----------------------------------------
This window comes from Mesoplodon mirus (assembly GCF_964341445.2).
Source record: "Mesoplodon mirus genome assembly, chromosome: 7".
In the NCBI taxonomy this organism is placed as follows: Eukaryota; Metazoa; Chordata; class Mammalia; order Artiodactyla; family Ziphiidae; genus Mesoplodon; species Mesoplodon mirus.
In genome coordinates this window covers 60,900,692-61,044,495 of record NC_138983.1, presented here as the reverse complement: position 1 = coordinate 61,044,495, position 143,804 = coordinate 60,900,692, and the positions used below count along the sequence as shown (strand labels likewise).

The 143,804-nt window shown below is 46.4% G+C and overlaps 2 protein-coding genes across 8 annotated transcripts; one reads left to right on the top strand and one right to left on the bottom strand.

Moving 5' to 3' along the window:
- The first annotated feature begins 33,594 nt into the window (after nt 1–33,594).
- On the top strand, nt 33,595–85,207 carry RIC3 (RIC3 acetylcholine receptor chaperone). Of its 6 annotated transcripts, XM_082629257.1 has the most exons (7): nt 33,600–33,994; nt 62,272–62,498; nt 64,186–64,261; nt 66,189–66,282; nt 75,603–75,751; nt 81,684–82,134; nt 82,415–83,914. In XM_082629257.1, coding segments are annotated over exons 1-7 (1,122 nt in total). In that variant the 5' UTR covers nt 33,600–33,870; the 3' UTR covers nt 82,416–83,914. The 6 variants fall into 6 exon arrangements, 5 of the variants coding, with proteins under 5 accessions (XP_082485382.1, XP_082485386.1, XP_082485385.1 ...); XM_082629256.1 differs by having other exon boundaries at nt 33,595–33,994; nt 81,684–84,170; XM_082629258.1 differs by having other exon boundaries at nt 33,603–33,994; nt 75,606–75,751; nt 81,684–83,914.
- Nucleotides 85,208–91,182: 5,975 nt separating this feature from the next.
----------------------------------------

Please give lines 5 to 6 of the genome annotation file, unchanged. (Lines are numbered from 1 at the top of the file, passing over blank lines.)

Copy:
The 143,804-nt window shown below is 46.4% G+C and overlaps 2 protein-coding genes across 8 annotated transcripts; one reads left to right on the top strand and one right to left on the bottom strand.

Moving 5' to 3' along the window: